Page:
Storm Cat legacy better with age

Overbrook sire's influence on industry will be tough to match

awincze@herald-leader.comJanuary 31, 2012 

Former Overbrook Farm stallion manager Eduardo Terrazas, left, and bloodstock adviser Ric Waldman admired 29-year-old Storm Cat last Wednesday. The stallion was pensioned from stud duties in 2008 because of declining fertility, but his impact on the breed continues. Photo by Alicia Wincze


There are foal papers to back up Ric Waldman's claims that the dark bay stallion pawing at the ground before him is indeed age 29. But on an overcast afternoon on the grounds of the farm he single-handedly elevated, Storm Cat seems hellbent on making a liar out of both the longtime bloodstock adviser and his own 1983 birthdate.

Aside from a slight sway in his back and a touch of stiffness in his knees, there is little to suggest the legendary sire would qualify for the equine AARP — including his still feisty demeanor.

"I had yearlings this summer I couldn't get to look as good as him," laughs Eduardo Terrazas, the former stallion manager at Overbrook Farm who now leases part of the property and looks after his old charge.

Storm Cat's physique is not the only thing that continues to hold up over time. Four seasons after he was pensioned from stud duty, the shadow of one of the sport's most influential sires still looms large over the industry he altered.

With the 2012 breeding season set to commence, a changing of the guard in the stallion ranks is under way. Since perennial leading sire A.P. Indy was pensioned by Lane's End last April and Storm Cat covered his last few mares in 2008, the wait is on to see which, if any, sire in the coming years has the game-changing impact of those two stalwarts.

For all the exciting young stallions such as Bernardini, Tapit and Street Cry currently holding court, the raw numbers put up by Storm Cat are unlikely to be duplicated.

The horse who was once largely ignored by breeders went on to stand for an American high of $500,000 for a six-year stretch, siring eight champions and 180 stakes winners with progeny earnings of more than $126 million.

Most impressive is the fact the son of Storm Bird achieved his success from relatively humble beginnings. Having started out at a fee of $30,000 in 1988, Storm Cat was able to produce runners early on from books of less-than-fashionable mares.

Not since the legendary Northern Dancer stood at Windfields Farm has one stallion been so responsible for a farm's success the way Storm Cat was with Overbrook — the operation founded by the late William T. Young. Overbrook dispersed its stock in 2009 but will house its foundation stallion until he takes his final breath.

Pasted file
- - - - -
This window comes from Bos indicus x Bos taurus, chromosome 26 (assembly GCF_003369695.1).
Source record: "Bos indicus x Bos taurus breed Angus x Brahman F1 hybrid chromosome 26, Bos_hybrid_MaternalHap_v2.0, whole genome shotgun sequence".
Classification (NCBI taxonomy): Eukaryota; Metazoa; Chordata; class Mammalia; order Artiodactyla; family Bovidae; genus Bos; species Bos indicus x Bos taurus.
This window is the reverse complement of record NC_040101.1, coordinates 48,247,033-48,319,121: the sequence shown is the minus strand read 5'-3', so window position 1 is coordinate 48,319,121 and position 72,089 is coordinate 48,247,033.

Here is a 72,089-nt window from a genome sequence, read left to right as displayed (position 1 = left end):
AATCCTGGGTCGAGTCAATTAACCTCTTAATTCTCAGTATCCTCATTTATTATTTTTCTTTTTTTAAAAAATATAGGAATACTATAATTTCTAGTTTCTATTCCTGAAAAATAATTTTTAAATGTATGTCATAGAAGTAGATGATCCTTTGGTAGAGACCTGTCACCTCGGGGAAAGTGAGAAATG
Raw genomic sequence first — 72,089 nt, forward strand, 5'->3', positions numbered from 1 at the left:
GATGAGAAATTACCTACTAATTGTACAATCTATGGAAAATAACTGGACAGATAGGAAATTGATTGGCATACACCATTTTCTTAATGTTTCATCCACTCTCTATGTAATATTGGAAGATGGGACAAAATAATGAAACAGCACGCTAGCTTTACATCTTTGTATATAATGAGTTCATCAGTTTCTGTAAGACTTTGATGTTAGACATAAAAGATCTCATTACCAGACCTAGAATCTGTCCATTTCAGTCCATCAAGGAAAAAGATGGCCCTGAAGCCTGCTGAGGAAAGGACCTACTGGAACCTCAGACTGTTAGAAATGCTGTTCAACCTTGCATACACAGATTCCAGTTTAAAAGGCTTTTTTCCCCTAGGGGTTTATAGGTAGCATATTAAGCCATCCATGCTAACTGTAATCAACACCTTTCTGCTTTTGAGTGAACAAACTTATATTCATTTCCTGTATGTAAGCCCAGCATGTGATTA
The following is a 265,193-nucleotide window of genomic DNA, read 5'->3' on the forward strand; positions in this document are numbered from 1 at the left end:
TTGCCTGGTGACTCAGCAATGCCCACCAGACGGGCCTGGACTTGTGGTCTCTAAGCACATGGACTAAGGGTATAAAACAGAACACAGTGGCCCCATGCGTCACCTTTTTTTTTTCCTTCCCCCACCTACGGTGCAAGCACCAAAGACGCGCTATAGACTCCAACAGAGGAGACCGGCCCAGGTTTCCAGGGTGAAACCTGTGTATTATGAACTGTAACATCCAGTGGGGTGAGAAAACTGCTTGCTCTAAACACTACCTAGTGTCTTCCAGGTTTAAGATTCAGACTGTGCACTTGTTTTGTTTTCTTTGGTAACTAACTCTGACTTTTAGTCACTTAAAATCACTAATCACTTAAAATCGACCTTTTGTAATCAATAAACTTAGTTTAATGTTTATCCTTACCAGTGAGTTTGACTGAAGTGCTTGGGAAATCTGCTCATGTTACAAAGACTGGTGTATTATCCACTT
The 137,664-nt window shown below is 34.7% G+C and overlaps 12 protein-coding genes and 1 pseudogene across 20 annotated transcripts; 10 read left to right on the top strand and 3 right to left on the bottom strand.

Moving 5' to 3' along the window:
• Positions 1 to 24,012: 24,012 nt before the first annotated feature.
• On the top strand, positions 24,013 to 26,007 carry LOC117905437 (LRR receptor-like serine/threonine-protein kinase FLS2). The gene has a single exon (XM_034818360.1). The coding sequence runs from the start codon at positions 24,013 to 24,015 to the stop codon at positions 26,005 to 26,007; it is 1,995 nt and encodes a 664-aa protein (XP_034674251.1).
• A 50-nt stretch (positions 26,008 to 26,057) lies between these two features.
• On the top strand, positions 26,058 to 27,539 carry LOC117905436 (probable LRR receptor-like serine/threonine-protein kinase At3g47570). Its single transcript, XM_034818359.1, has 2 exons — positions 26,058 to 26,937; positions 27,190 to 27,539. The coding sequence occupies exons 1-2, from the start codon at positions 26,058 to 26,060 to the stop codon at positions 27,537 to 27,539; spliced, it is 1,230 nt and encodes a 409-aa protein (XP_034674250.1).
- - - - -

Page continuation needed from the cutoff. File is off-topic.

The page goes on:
"Storm Cat enabled so much for the farm through all the stud fees, through the successes his progeny had, and that really put Overbrook on the map long before we won the Kentucky Derby (with Grindstone in 1996)," said Waldman, who managed the majority of Storm Cat's career. "Mr. Young wore his success proudly. It furthered his belief that nobody really knows what's going to happen."

The volume of top runners Storm Cat produced is gaudy with such champions and classic victors as Giant's Causeway, Storm Flag Flying, Sweet Catomine and Tabasco Cat among his 110 graded stakes winners. With Giant's Causeway now one of the industry's leading stallions at Coolmore Stud, and other sons of Storm Cat pumping out stakes winners, his reputation as a sire of sires is on track to keep his influence going for decades.

"The bottom of the market coincided with Storm Cat's rise so they fed on each other," Waldman said. "And he stood alone holding that title as a must-breed-to stallion in the eyes of all breeders who were big thinkers."

What will solidify Storm Cat's legacy, however, is his impact on the commercial marketplace. Right when the auction arena started to rebound in the 1990s is when Storm Cat got hot and his stud fee began to rise from its low of $20,000.

Desire for Storm Cat blood shook up the sales pavilions as the number of seven-figure yearlings he sired is in the 90s, according to Waldman, nearly double that of Mr. Prospector and Northern Dancer. In this current climate ripe with shrinking foal crops and a still shaky global economy, it will be even more challenging for a stallion to come close to that kind of domination.

"A lot of that has to do with the different economies but you can't overlook the magnitude of his numbers," Waldman said. "It will be more difficult for some of those numbers to be achieved unless the game expands, unless the foal crop expands.

"We would need more races and more horses to run in those races and right now that is not the trend."

One thing about Storm Cat that may be blown out of proportion is his supposed difficult temperament. Showcasing what years of respect and trust can achieve, Terrazas playfully grabs the stallion's muzzle and grapples with him the way one would a puppy.

"You only get a mint if I get a kiss," Terrazas informs the bright-eyed stud before giving in and handing over the treat.

Considering the impact Storm Cat continues to have on the industry, every reward he gets is one he long ago earned.

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